Aug 10, 2015
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In this interview Claudia Cragg, KGNU Radio Denver/Boulder, discusses Barbarian Days, that is, The New Yorker's William Finnegan’s memoir of an obsession, a complex enchantment. Surfing only looks like a sport. To initiates, it is something else entirely: a beautiful addiction, a demanding course of study, a morally dangerous pastime, a way of life.
Raised in California and Hawaii, Finnegan started surfing as a child. He has chased waves all over the world, wandering for years through the South Pacific, Australia, Asia, Africa.
A bookish boy, and then an excessively adventurous young man, he went on to become a distinguished writer and war reporter. Barbarian Days takes us deep into unfamiliar worlds, some of them right under our noses—off the coasts of New York and San Francisco. It immerses the reader in the edgy camaraderie of close male friendships annealed in challenging waves.
An exploration of the nexus that are his joint passions for surfing and writing, 'Barbarian Days. is an old-school adventure story, an intellectual autobiography, a social history, a literary road movie, and a tale of the gradual mastering of an exacting, little understood art. Today, Finnegan’s surfing life is undiminished. Frantically juggling work and family, he chases his enchantment through Long Island ice storms and obscure corners of Madagascar.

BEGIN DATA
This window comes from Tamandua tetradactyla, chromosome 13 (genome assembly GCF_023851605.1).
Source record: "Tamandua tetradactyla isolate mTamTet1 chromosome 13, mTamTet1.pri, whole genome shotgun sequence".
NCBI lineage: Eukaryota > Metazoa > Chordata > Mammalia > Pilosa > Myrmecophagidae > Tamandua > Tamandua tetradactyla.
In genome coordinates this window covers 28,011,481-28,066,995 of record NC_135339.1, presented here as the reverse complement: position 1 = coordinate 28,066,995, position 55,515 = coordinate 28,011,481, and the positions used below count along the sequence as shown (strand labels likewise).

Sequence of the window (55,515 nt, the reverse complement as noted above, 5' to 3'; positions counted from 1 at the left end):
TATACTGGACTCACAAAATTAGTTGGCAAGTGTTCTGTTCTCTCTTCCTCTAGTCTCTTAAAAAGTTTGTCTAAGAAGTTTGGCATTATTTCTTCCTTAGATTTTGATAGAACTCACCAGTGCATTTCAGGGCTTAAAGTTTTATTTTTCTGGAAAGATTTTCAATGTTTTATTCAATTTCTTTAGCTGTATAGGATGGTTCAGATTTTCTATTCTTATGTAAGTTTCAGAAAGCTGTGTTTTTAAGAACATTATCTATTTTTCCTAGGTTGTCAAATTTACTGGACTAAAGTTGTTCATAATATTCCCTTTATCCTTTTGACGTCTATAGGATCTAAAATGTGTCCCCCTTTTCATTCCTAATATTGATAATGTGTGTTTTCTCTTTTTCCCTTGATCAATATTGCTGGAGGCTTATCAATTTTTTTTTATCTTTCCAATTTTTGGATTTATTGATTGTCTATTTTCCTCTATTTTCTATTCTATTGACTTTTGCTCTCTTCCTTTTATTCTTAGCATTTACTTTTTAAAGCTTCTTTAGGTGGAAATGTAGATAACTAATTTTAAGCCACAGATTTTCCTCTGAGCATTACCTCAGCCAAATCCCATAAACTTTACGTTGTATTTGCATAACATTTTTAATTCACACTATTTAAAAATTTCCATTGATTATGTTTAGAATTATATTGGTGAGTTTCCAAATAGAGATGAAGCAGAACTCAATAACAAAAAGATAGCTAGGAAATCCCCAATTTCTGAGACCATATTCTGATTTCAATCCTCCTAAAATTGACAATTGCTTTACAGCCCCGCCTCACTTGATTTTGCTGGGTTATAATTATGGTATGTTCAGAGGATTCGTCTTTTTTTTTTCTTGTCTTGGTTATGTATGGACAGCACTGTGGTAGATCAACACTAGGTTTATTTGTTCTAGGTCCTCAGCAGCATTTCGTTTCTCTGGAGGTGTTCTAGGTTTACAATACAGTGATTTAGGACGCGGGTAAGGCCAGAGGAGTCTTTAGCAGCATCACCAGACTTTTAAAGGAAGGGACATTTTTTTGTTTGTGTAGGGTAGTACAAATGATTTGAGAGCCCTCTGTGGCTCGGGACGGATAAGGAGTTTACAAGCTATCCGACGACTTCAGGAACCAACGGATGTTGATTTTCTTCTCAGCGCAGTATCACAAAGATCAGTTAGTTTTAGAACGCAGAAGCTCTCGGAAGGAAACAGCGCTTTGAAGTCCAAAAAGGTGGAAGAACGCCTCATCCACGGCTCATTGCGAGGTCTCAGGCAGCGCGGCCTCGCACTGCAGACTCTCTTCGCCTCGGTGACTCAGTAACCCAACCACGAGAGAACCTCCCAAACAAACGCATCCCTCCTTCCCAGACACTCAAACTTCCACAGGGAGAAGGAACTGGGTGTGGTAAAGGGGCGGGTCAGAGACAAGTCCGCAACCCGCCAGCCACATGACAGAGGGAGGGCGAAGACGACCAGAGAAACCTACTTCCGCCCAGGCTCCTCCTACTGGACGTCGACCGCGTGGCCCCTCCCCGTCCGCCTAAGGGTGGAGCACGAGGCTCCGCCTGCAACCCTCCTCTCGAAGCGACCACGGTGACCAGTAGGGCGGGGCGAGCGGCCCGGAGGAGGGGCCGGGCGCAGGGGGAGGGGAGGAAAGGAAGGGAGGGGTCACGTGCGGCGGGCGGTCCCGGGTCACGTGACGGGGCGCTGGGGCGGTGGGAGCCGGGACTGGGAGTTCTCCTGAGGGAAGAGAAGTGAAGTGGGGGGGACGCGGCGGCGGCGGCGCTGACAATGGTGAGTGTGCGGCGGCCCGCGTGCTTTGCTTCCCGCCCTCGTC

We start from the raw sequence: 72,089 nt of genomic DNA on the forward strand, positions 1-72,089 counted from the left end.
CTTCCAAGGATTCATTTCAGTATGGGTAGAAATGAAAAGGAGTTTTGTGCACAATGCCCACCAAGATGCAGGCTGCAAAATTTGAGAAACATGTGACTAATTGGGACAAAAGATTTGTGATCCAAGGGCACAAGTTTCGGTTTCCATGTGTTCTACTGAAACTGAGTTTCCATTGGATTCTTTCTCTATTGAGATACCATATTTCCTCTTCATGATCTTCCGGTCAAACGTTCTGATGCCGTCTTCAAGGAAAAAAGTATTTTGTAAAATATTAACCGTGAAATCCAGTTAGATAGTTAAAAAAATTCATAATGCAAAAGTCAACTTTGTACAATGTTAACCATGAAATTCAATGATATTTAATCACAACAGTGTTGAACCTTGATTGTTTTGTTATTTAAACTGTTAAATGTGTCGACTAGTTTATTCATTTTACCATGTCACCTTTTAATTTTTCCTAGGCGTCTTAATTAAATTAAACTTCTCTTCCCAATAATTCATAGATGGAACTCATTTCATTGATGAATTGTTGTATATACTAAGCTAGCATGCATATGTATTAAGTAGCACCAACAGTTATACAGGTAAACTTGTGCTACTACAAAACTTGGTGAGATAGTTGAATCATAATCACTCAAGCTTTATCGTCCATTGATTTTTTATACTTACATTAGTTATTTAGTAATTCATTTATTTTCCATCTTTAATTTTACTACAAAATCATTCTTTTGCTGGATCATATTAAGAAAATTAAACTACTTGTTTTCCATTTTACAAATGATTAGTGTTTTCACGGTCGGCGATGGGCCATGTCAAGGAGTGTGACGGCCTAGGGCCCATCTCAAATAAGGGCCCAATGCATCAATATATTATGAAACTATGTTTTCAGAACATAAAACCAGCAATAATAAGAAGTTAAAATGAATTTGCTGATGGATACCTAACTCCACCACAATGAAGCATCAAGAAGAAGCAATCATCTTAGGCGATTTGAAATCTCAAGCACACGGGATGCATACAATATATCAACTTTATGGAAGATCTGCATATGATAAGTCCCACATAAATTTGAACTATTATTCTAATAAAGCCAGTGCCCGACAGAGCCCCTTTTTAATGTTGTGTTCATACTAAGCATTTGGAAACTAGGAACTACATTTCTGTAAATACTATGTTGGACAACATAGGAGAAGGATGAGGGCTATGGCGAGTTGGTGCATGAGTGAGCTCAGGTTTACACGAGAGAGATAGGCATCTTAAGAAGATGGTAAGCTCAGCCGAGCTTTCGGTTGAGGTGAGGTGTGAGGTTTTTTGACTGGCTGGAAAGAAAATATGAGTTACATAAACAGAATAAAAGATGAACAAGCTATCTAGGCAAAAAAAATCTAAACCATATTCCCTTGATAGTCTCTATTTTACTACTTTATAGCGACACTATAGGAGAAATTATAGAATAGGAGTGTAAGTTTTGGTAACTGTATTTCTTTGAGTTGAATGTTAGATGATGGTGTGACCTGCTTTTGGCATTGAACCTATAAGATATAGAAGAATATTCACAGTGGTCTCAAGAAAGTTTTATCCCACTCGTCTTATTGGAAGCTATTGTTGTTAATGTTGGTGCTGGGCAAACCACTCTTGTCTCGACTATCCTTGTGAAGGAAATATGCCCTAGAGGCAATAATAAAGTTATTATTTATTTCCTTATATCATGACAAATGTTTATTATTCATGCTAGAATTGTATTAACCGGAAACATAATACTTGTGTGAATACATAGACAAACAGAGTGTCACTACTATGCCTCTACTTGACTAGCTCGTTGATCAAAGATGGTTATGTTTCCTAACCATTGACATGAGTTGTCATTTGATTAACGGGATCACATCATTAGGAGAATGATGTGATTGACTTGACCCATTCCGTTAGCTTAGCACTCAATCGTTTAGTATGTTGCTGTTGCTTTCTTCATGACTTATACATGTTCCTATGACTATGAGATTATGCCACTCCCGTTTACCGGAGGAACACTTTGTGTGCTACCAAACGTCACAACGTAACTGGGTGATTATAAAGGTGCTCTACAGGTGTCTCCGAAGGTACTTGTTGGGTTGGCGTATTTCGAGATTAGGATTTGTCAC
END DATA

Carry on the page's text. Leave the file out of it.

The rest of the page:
Finnegan has been a contributor to The New Yorker since 1984 and a staff writer since 1987. Reporting from Africa, Central America, South America, Europe, the Balkans, and Australia, as well as from the United States, he has twice received the John Bartlow Martin Award for Public Interest Magazine Journalism and twice been a National Magazine Award finalist. His article “Deep East Texas” won the 1994 Edward M. Brecher Award for Achievement in the Field of Media; his article “The Unwanted” the Sidney Hillman Prize for Magazine Reporting. His report from Sudan, “The Invisible War,” won a Citation for Excellence from the Overseas Press Club, and he received the James Aronson Award for Social Justice Journalism for “Leasing the Rain.” His article “The Countertraffickers” won the Overseas Press Club’s Madeline Dane Ross Award for International Reporting, and his report from Mexico, “Silver or Lead,” won the Overseas Press Club’s Robert Spiers Benjamin Award. Finnegan is the author of five books: “Crossing the Line,” which was selected by the New York Times Book Review as one of the ten best nonfiction books of the year; “Dateline Soweto”; “A Complicated War”; “Cold New World: Growing Up in a Harder Country,” which was a finalist for the Helen Bernstein Book Award for Excellence in Journalism; “Barbarian Days,” his latest.